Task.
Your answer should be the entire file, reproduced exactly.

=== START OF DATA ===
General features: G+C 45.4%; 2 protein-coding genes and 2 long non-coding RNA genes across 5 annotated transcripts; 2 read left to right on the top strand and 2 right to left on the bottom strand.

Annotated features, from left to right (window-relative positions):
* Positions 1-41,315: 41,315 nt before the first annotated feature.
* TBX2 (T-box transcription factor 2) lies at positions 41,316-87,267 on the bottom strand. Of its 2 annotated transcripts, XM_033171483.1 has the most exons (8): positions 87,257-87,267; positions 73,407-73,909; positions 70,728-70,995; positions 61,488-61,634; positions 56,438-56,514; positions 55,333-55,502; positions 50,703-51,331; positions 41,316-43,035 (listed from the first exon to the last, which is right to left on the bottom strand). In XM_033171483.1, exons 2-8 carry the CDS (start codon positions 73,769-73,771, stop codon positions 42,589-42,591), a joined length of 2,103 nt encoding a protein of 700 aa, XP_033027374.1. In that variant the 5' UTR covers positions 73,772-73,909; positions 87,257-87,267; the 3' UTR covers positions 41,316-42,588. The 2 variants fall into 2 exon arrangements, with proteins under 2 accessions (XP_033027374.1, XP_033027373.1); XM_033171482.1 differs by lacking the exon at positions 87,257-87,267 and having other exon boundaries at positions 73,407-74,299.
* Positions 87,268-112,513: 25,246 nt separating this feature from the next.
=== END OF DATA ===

General features: G+C 45.4%; 2 protein-coding genes and 2 long non-coding RNA genes across 5 annotated transcripts; 2 read left to right on the top strand and 2 right to left on the bottom strand.

Annotated features, from left to right (window-relative positions):
* Positions 1-41,315: 41,315 nt before the first annotated feature.
* TBX2 (T-box transcription factor 2) lies at positions 41,316-87,267 on the bottom strand. Of its 2 annotated transcripts, XM_033171483.1 has the most exons (8): positions 87,257-87,267; positions 73,407-73,909; positions 70,728-70,995; positions 61,488-61,634; positions 56,438-56,514; positions 55,333-55,502; positions 50,703-51,331; positions 41,316-43,035 (listed from the first exon to the last, which is right to left on the bottom strand). In XM_033171483.1, exons 2-8 carry the CDS (start codon positions 73,769-73,771, stop codon positions 42,589-42,591), a joined length of 2,103 nt encoding a protein of 700 aa, XP_033027374.1. In that variant the 5' UTR covers positions 73,772-73,909; positions 87,257-87,267; the 3' UTR covers positions 41,316-42,588. The 2 variants fall into 2 exon arrangements, with proteins under 2 accessions (XP_033027374.1, XP_033027373.1); XM_033171482.1 differs by lacking the exon at positions 87,257-87,267 and having other exon boundaries at positions 73,407-74,299.
* Positions 87,268-112,513: 25,246 nt separating this feature from the next.